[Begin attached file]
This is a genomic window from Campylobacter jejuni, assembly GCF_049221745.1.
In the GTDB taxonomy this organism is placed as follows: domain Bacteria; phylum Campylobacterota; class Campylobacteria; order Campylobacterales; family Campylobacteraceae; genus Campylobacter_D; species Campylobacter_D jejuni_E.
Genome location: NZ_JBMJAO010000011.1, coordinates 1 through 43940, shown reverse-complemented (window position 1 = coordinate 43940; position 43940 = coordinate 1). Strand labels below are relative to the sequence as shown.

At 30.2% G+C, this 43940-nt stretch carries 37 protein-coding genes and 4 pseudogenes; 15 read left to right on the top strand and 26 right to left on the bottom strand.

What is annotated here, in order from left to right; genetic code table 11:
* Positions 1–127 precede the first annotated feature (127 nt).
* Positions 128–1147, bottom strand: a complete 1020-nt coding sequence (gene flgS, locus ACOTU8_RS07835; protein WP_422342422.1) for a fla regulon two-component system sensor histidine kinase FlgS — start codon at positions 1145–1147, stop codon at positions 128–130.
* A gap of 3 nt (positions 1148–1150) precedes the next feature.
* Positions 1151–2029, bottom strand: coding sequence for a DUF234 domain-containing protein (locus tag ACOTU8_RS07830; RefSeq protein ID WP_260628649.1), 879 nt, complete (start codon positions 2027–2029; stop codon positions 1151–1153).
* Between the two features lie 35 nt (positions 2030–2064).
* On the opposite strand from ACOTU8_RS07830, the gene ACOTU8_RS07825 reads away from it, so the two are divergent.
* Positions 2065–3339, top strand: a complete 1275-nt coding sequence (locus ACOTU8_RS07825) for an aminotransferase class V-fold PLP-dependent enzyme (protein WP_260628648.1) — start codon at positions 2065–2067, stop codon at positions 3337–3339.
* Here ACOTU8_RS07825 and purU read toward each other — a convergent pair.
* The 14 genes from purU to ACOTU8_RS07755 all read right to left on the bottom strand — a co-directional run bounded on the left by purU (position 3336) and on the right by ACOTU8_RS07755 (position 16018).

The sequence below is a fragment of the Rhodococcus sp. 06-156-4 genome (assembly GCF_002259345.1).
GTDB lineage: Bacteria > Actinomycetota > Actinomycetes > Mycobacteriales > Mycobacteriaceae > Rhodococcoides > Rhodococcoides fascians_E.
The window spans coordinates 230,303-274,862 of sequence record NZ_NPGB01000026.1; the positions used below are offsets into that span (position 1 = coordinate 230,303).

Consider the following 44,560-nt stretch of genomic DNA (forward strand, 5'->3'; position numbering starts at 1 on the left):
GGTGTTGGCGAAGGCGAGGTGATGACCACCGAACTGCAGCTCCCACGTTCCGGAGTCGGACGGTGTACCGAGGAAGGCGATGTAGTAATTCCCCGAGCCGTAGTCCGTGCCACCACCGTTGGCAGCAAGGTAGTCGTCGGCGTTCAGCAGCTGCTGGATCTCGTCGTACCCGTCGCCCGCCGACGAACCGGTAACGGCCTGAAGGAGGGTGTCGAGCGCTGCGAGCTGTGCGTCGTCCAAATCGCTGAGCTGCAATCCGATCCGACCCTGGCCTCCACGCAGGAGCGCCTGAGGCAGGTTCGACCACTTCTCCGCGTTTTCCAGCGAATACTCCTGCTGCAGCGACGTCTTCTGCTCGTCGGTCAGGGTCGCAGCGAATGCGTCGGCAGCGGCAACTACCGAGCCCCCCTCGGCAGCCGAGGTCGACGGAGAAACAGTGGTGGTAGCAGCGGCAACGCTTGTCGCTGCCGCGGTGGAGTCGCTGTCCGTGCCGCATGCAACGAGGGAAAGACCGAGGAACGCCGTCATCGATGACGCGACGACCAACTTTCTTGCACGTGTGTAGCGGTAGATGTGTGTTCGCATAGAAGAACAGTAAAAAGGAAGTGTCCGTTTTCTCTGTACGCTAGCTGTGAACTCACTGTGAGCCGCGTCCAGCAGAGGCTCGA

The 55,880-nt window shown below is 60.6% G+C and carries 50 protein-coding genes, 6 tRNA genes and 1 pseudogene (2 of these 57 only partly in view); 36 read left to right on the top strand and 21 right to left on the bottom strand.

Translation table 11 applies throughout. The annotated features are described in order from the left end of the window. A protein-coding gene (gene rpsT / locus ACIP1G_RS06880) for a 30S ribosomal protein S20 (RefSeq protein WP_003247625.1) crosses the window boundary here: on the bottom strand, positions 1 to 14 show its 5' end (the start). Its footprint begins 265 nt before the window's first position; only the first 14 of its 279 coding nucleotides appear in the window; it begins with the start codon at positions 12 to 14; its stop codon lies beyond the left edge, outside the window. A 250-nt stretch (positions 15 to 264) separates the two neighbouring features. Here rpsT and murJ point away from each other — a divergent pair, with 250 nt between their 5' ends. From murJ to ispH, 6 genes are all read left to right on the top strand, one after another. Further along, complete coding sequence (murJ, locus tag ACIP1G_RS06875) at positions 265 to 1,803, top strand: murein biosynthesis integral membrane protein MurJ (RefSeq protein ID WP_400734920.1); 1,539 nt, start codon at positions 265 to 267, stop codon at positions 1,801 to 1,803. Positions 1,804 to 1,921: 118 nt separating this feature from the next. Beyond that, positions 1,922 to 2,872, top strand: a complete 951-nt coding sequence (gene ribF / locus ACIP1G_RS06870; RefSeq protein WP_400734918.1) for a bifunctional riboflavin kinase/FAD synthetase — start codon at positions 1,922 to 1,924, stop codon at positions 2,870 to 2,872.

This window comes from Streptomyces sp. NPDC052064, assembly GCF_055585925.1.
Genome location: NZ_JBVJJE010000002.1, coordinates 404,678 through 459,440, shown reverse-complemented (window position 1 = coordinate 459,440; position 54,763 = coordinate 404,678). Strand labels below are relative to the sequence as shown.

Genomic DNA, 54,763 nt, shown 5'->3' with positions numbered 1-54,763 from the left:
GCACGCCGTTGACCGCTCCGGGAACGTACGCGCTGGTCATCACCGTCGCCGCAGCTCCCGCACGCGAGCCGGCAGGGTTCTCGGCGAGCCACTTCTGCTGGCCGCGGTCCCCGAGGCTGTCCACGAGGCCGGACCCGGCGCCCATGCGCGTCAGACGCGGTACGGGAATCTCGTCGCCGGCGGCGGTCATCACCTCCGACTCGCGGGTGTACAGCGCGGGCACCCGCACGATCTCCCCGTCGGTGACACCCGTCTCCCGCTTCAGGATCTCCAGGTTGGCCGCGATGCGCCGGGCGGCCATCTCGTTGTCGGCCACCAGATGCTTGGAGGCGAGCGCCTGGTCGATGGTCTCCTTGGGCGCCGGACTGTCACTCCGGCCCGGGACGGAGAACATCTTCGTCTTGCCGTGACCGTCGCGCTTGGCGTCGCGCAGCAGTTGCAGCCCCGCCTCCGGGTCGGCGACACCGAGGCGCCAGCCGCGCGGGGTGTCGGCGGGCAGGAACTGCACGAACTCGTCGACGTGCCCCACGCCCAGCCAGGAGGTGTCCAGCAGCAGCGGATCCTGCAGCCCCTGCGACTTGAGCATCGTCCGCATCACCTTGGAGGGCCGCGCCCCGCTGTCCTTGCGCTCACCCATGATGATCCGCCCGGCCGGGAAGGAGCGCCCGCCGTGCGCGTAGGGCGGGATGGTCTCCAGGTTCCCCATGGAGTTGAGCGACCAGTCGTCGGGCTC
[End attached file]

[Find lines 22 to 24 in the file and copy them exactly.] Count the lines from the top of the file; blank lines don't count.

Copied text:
This window comes from Streptomyces sp. NPDC052064, assembly GCF_055585925.1.
Genome location: NZ_JBVJJE010000002.1, coordinates 404,678 through 459,440, shown reverse-complemented (window position 1 = coordinate 459,440; position 54,763 = coordinate 404,678). Strand labels below are relative to the sequence as shown.

Genomic DNA, 54,763 nt, shown 5'->3' with positions numbered 1-54,763 from the left: